Getting wild with orange fencing, he exclaims in a (hand-written) letter to Cunningham, "except the color is not good--too sweet, too summery, so much green and the garden fence is ORANGE."

My heart melts for this chair, beat up, hanging in there, holding its own.

Another surprise view of the garden and orange fencing in View of the Garden with Orange Fence I, 2021, acrylic on paper, 39.5 x 32 inches

The moment of realizing a clearing of white is on top, not beneath; you simply can't see that in the actual painting. The white between branches and top of car share the same plane in space, but never pictorially.

A Yale grad in the noteworthy 1960s,Lewis always represented Painting with a capital P (patriarchy too), with such a generous eye. Relentlessly pursuing his vision, he held his lamp close, recording visual secrets that unfold over years. 

Earth, bricks and mortar, embodiment and materiality: Northampton, MA, which  bracing climate yields to warmth hard-won. 

Paintings push hard, look carefully, match history in quality while revealing contemporary life. Epic surveys of a complicated landscape. I'd love to look at one all day, recreating, best I could with my eyes, the experience of painting it, layer by exquisite layer.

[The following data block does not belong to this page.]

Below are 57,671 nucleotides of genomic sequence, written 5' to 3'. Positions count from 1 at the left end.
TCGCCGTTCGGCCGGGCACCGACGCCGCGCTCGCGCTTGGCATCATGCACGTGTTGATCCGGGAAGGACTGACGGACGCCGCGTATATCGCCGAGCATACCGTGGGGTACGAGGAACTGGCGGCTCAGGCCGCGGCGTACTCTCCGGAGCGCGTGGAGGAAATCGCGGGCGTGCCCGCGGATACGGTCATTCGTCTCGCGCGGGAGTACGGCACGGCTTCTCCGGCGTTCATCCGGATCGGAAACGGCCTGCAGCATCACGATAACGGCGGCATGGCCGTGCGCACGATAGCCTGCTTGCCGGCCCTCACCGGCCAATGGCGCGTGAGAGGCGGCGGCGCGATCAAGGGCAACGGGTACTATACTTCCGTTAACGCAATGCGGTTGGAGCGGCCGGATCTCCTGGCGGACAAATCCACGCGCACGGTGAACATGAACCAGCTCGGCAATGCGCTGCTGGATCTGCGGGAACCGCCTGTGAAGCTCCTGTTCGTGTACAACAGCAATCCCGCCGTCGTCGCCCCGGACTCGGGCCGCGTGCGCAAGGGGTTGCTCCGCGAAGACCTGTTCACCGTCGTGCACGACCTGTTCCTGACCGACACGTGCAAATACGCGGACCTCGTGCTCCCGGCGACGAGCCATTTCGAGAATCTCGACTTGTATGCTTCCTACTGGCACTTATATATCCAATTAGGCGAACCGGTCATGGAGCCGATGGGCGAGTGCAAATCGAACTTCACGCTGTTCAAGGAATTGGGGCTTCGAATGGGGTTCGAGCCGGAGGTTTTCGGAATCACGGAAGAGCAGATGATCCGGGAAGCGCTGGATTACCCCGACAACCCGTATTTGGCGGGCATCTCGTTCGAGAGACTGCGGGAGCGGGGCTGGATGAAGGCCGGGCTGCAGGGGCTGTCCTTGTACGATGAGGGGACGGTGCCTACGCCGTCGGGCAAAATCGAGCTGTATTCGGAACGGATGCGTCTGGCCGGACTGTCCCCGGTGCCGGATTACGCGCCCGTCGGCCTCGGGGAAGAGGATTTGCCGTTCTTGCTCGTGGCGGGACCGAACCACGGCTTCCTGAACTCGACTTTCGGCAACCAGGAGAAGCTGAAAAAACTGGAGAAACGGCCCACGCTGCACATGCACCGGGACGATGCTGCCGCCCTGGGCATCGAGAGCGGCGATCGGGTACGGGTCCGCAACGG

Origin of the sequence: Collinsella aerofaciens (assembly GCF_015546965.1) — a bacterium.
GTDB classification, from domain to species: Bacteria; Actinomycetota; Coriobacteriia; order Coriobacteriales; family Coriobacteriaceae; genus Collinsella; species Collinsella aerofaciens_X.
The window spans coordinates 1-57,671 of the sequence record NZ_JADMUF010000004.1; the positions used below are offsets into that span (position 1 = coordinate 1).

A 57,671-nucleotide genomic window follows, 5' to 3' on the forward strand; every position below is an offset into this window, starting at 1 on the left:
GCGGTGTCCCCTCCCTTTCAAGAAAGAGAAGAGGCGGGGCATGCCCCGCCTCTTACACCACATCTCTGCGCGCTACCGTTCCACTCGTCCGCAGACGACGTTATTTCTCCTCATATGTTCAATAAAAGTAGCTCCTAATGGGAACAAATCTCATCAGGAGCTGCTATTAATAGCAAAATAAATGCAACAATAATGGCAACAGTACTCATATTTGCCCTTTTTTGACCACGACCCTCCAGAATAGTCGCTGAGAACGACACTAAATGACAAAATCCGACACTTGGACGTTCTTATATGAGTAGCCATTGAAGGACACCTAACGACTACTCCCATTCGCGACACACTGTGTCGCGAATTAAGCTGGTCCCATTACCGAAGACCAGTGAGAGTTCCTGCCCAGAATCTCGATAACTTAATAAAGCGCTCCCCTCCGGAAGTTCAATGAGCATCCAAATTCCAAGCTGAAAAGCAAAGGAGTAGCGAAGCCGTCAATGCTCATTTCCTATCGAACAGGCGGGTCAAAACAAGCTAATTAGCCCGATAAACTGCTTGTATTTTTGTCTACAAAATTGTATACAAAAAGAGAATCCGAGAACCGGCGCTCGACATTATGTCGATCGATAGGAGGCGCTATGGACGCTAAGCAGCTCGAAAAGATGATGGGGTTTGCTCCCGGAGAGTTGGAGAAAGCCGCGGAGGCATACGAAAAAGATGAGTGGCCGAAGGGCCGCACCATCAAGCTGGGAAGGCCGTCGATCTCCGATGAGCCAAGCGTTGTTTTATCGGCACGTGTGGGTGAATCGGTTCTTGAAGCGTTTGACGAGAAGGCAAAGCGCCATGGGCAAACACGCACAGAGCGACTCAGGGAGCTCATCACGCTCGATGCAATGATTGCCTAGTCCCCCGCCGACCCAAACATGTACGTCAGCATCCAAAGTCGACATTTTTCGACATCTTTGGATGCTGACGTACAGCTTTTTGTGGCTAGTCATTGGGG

Thursday, March 24, 2022

Judith Linhares: The Artist as Curator at Sarasota Museum of Art

Judith Linhares, Sphinx, 1990, acrylic and oil on canvas, 54 x 78 inches, in The Artist as Curator at Sarasota Museum of Art. The show is a jewel of facets that include Linhares' dreams and small gouache studies for larger works. Peruse, at leisure, below:

The interior glow of light in Linhares' paintings reflects her love for changing light and temperature from one side of a painting to the other. 
Vernacular sources become building blocks for a world in which the sun doubles itself, as do cloud forms in other works.
One of two '80s Linhares tribute to woodpeckers. The artist recounts fortuitous meetings with animals, such as a tete-a-tete with a monkey as a child in East Los Angeles! The woodpecker is a harbinger of good fortune. 
Sumptuous, large-scale photographs by Linhares' daughter Amanda Mason portray Linhares and the five artists she selected in their studios, providing insight into processs.
One case for the work tables above.
Classic Linhares in Slope, 2011, Oil on linen, 84 x 60 inches